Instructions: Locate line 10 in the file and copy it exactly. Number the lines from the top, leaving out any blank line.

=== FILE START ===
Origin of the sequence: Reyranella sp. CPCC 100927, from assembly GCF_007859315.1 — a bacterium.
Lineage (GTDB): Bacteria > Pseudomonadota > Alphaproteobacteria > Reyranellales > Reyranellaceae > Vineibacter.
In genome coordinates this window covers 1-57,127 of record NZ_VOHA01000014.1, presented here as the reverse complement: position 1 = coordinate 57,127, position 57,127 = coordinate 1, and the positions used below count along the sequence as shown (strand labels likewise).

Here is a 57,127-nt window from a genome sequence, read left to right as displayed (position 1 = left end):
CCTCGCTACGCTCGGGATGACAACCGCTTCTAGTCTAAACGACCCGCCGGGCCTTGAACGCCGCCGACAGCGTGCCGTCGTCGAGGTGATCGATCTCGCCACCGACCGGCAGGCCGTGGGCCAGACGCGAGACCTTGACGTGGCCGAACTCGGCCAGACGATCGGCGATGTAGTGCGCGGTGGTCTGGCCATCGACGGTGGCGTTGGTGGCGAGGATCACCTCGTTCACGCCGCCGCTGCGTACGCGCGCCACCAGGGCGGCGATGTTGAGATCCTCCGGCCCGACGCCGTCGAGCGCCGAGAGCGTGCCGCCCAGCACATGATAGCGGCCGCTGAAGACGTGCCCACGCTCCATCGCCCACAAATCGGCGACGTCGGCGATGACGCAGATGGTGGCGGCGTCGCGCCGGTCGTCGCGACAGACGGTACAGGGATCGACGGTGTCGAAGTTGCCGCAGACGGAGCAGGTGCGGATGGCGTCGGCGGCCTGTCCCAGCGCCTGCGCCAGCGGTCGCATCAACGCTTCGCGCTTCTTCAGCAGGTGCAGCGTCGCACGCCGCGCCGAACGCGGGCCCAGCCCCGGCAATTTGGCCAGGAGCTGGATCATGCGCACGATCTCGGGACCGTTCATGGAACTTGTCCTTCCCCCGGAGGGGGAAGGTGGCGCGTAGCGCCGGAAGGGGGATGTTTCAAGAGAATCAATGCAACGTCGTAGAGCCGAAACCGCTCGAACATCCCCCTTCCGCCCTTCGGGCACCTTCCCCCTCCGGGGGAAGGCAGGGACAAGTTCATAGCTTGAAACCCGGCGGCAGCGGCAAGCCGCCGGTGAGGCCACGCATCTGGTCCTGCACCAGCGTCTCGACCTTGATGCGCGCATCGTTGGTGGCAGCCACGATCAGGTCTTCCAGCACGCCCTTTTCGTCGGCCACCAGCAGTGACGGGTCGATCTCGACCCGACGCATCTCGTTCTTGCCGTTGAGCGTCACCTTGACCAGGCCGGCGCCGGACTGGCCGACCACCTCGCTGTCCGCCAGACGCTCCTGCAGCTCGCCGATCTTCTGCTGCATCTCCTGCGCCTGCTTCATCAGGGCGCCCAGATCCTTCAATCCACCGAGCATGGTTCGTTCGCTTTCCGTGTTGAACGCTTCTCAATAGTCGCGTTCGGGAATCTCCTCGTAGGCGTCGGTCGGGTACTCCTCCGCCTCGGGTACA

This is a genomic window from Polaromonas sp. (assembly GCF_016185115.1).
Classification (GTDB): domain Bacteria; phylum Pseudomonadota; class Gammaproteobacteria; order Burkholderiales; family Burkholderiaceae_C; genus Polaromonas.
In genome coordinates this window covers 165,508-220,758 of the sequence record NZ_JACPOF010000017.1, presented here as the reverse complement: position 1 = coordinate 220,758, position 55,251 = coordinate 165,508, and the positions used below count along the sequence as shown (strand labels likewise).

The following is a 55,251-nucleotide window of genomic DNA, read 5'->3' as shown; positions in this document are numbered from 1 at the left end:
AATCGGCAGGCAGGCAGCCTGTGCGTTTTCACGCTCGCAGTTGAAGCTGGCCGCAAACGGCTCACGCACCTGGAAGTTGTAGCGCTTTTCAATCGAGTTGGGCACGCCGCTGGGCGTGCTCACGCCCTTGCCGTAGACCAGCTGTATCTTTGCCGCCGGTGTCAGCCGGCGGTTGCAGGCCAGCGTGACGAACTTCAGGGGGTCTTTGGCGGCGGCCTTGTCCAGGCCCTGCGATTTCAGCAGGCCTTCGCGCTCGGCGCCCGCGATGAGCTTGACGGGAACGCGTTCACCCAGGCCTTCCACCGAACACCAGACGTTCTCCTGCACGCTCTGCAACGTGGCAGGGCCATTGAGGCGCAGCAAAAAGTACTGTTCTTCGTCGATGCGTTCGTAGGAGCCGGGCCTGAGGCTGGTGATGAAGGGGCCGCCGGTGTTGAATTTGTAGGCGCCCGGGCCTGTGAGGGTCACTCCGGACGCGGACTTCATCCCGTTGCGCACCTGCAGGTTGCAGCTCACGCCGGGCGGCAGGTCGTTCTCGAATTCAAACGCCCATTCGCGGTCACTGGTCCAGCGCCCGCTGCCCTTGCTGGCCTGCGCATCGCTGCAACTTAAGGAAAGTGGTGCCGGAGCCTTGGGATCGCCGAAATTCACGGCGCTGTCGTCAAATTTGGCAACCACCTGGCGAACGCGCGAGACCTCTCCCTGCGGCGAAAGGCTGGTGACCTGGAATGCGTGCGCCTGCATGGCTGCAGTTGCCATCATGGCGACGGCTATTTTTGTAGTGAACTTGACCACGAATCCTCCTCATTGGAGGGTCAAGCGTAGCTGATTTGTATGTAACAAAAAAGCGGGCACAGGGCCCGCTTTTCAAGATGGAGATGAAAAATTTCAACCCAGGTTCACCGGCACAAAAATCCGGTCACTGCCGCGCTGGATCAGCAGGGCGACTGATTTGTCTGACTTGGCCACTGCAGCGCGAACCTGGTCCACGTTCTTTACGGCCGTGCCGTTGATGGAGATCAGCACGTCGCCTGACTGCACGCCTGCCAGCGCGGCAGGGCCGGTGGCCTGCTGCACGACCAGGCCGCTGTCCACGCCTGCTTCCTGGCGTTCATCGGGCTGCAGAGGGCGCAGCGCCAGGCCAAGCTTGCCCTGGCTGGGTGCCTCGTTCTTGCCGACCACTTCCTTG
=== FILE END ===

AATCGGCAGGCAGGCAGCCTGTGCGTTTTCACGCTCGCAGTTGAAGCTGGCCGCAAACGGCTCACGCACCTGGAAGTTGTAGCGCTTTTCAATCGAGTTGGGCACGCCGCTGGGCGTGCTCACGCCCTTGCCGTAGACCAGCTGTATCTTTGCCGCCGGTGTCAGCCGGCGGTTGCAGGCCAGCGTGACGAACTTCAGGGGGTCTTTGGCGGCGGCCTTGTCCAGGCCCTGCGATTTCAGCAGGCCTTCGCGCTCGGCGCCCGCGATGAGCTTGACGGGAACGCGTTCACCCAGGCCTTCCACCGAACACCAGACGTTCTCCTGCACGCTCTGCAACGTGGCAGGGCCATTGAGGCGCAGCAAAAAGTACTGTTCTTCGTCGATGCGTTCGTAGGAGCCGGGCCTGAGGCTGGTGATGAAGGGGCCGCCGGTGTTGAATTTGTAGGCGCCCGGGCCTGTGAGGGTCACTCCGGACGCGGACTTCATCCCGTTGCGCACCTGCAGGTTGCAGCTCACGCCGGGCGGCAGGTCGTTCTCGAATTCAAACGCCCATTCGCGGTCACTGGTCCAGCGCCCGCTGCCCTTGCTGGCCTGCGCATCGCTGCAACTTAAGGAAAGTGGTGCCGGAGCCTTGGGATCGCCGAAATTCACGGCGCTGTCGTCAAATTTGGCAACCACCTGGCGAACGCGCGAGACCTCTCCCTGCGGCGAAAGGCTGGTGACCTGGAATGCGTGCGCCTGCATGGCTGCAGTTGCCATCATGGCGACGGCTATTTTTGTAGTGAACTTGACCACGAATCCTCCTCATTGGAGGGTCAAGCGTAGCTGATTTGTATGTAACAAAAAAGCGGGCACAGGGCCCGCTTTTCAAGATGGAGATGAAAAATTTCAACCCAGGTTCACCGGCACAAAAATCCGGTCACTGCCGCGCTGGATCAGCAGGGCGACTGATTTGTCTGACTTGGCCACTGCAGCGCGAACCTGGTCCACGTTCTTTACGGCCGTGCCGTTGATGGAGATCAGCACGTCGCCTGACTGCACGCCTGCCAGCGCGGCAGGGCCGGTGGCCTGCTGCACGACCAGGCCGCTGTCCACGCCTGCTTCCTGGCGTTCATCGGGCTGCAGAGGGCGCAGCGCCAGGCCAAGCTTGCCCTGGCTGGGTGCCTCGTTCTTGCCGACCACTTCCTTG